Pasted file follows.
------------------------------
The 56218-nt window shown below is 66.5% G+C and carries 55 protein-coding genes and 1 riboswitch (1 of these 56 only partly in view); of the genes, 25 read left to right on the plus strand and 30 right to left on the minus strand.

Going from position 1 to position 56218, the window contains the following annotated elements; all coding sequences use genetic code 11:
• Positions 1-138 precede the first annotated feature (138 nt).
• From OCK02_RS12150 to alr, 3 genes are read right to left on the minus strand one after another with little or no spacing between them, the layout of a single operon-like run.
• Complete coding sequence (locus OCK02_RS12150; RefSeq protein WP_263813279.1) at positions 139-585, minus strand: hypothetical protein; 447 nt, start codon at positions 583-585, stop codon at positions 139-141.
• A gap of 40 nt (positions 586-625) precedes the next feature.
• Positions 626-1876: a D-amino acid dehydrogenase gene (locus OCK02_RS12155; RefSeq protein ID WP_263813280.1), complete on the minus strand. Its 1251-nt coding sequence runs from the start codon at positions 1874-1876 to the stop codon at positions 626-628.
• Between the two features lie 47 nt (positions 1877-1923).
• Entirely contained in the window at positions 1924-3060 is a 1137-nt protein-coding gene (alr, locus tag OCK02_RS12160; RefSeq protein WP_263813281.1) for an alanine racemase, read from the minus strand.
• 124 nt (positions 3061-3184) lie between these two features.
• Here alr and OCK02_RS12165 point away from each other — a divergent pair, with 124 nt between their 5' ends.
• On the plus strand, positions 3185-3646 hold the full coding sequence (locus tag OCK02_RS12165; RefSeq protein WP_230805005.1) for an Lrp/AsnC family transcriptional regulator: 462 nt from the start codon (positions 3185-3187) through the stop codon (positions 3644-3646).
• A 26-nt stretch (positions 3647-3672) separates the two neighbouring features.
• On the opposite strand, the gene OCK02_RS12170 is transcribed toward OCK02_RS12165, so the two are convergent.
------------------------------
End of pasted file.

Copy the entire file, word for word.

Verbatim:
The 56218-nt window shown below is 66.5% G+C and carries 55 protein-coding genes and 1 riboswitch (1 of these 56 only partly in view); of the genes, 25 read left to right on the plus strand and 30 right to left on the minus strand.

Going from position 1 to position 56218, the window contains the following annotated elements; all coding sequences use genetic code 11:
• Positions 1-138 precede the first annotated feature (138 nt).
• From OCK02_RS12150 to alr, 3 genes are read right to left on the minus strand one after another with little or no spacing between them, the layout of a single operon-like run.
• Complete coding sequence (locus OCK02_RS12150; RefSeq protein WP_263813279.1) at positions 139-585, minus strand: hypothetical protein; 447 nt, start codon at positions 583-585, stop codon at positions 139-141.
• A gap of 40 nt (positions 586-625) precedes the next feature.
• Positions 626-1876: a D-amino acid dehydrogenase gene (locus OCK02_RS12155; RefSeq protein ID WP_263813280.1), complete on the minus strand. Its 1251-nt coding sequence runs from the start codon at positions 1874-1876 to the stop codon at positions 626-628.
• Between the two features lie 47 nt (positions 1877-1923).
• Entirely contained in the window at positions 1924-3060 is a 1137-nt protein-coding gene (alr, locus tag OCK02_RS12160; RefSeq protein WP_263813281.1) for an alanine racemase, read from the minus strand.
• 124 nt (positions 3061-3184) lie between these two features.
• Here alr and OCK02_RS12165 point away from each other — a divergent pair, with 124 nt between their 5' ends.
• On the plus strand, positions 3185-3646 hold the full coding sequence (locus tag OCK02_RS12165; RefSeq protein WP_230805005.1) for an Lrp/AsnC family transcriptional regulator: 462 nt from the start codon (positions 3185-3187) through the stop codon (positions 3644-3646).
• A 26-nt stretch (positions 3647-3672) separates the two neighbouring features.
• On the opposite strand, the gene OCK02_RS12170 is transcribed toward OCK02_RS12165, so the two are convergent.